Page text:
Western Skyways Reaches Settlement With FAA
by Gus Jarvis
Sep 05, 2013 | 2159 views | 0 0 comments | 34 34 recommendations | email to a friend | print

Repair Station Certificate Reinstated Following 75-Day Suspension

MONTROSE – A settlement agreement has been reached between the Federal Aviation Administration and the owners of the Montrose-based Western Skyways, Inc., effectively annulling the FAA’s revocation of the company’s repair station certificate and dropping fines adding up to more than $44,000.

The Aug. 21 agreement puts an end to Western Skyways’ appeal to the FAA’s June 3 decision to revoke its repair station permit for a number of alleged violations, including improper record-keeping and maintenance that caused in-flight engine failure. With two aircraft-engine remanufacturing facilities off the runway at the Montrose Regional Airport measuring over 130,000 square feet, Western Skyways is the largest aircraft rebuilding facility in the U.S.

The FAA’s decision to revoke Western Skyways repair station certificate stems from two incidents the FAA said occurred back in 2009 and 2010. First, the FAA alleged that Western Skyways personnel sold an engine that was described as “overhauled” after receiving maintenance, although no records existed describing what work had been done. Then, in 2010, the FAA alleges that the company sold an overhauled engine that failed in-flight, due to an improperly torqued connecting rod nut.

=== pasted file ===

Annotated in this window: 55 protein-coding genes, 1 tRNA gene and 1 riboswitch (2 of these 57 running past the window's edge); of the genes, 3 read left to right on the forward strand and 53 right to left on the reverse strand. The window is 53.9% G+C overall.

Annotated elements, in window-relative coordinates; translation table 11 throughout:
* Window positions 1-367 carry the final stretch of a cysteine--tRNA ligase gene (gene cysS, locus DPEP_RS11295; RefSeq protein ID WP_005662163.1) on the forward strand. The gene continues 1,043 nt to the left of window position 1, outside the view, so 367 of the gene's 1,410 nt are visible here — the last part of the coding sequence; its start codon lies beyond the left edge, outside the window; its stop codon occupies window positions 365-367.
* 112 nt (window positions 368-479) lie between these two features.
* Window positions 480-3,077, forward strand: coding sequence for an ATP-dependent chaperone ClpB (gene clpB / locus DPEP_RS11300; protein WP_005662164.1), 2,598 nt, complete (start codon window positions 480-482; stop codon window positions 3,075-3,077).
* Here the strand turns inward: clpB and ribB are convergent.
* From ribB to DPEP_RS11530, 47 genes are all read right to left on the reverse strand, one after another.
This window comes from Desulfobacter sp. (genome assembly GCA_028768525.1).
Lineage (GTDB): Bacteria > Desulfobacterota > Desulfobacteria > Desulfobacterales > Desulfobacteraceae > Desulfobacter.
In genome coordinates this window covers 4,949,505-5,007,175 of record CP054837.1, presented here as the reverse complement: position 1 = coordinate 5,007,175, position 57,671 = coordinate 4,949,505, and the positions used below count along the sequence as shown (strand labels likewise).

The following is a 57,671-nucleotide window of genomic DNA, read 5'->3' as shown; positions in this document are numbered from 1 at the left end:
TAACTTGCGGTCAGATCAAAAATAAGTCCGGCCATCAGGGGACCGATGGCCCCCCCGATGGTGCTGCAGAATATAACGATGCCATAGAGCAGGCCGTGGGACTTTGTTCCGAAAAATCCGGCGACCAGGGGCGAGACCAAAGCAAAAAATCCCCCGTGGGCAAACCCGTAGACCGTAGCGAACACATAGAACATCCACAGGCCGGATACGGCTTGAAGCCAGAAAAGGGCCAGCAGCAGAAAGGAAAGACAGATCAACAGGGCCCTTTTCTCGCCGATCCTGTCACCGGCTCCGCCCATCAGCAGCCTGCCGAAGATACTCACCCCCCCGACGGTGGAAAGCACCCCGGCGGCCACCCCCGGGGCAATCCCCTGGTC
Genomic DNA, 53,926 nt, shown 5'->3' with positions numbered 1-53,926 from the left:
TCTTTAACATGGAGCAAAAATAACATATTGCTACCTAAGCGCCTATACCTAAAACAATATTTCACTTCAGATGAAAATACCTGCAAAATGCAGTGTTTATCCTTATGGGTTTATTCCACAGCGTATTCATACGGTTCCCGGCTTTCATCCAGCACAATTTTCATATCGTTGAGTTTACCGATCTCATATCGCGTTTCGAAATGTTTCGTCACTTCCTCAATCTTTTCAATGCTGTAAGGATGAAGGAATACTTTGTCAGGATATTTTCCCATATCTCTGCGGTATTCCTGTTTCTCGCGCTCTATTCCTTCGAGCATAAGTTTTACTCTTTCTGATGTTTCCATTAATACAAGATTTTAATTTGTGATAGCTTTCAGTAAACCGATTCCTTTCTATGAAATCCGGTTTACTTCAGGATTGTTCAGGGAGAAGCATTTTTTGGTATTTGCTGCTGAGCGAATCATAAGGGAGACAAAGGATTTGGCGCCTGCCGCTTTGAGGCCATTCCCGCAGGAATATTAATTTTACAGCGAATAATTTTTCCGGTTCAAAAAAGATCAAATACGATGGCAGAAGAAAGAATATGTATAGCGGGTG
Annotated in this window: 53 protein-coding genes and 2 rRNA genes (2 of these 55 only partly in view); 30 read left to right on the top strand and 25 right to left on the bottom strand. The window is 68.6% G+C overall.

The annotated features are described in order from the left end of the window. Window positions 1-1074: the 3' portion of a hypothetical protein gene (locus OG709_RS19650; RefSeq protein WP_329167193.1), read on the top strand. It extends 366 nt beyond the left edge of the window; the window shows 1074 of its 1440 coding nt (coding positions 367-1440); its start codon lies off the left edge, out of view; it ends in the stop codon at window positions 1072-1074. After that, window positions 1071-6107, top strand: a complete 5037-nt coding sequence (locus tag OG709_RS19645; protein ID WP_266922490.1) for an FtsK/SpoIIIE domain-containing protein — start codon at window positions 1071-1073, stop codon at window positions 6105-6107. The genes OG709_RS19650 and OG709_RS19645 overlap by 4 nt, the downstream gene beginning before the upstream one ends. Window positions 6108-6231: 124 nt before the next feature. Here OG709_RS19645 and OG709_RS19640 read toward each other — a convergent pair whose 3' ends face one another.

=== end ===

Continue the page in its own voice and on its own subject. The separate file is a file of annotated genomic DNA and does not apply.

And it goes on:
As investigations continued into both allegations, the FAA combined the two cases and, on June 3, issued an emergency order of revocation of its repair station permit. Throughout the investigation, Western Skyways officials denied the company had committed any violations.

Under the terms of the settlement agreement, the FAA agreed to withdraw the emergency order of revocation and, instead, issued a suspension order of Western Skyways’ repair station certificate for a period of 75 days starting on June 7, 2013 and ending Aug. 21, 2013. Western Skyways co-owner David Leis said he’s relieved to have the repair station certificate back.

“We are happy,” Lies said this week. “We are glad it’s resolved and we are very happy.”

Under the settlement, Western Skyways agreed to immediately withdraw its appeal pending before the National Transportation Safety Board and also agreed to forgo any and all rights to challenge the 75-day suspension.

The settlement also annulled FAA fines adding up to $44,547 that stemmed from two other alleged violations that include outsourcing work inconsistent with its Repair Station Manual and failing to follow the manual. Under the settlement, the FAA agreed to drop the fines, provided that Western Skyways fulfills a number of conditions. Those conditions include appointing a Western Skyways official to act as an “accountable manager,” responsible for and with authority over all repair-station operations, who serves as primary contact with the FAA.

The fines will also remain void so long as Western Skyways makes several revisions to its Repair Station Manual, acceptable to the FAA, within 45 days of the settlement. If Western Skyways fails to comply with the set of conditions, it will be pay a penalty not to exceed $30,000.

As stated in the settlement, the FAA formally acknowledges that the company has entered into the agreement in order to avoid the expense of a formal hearing and to have its repair station certificate reinstated.

Western Skyways has consistently denied, and continues to deny, that it committed some or all of the alleged violations.



Twitter: @Gus_Jarvis

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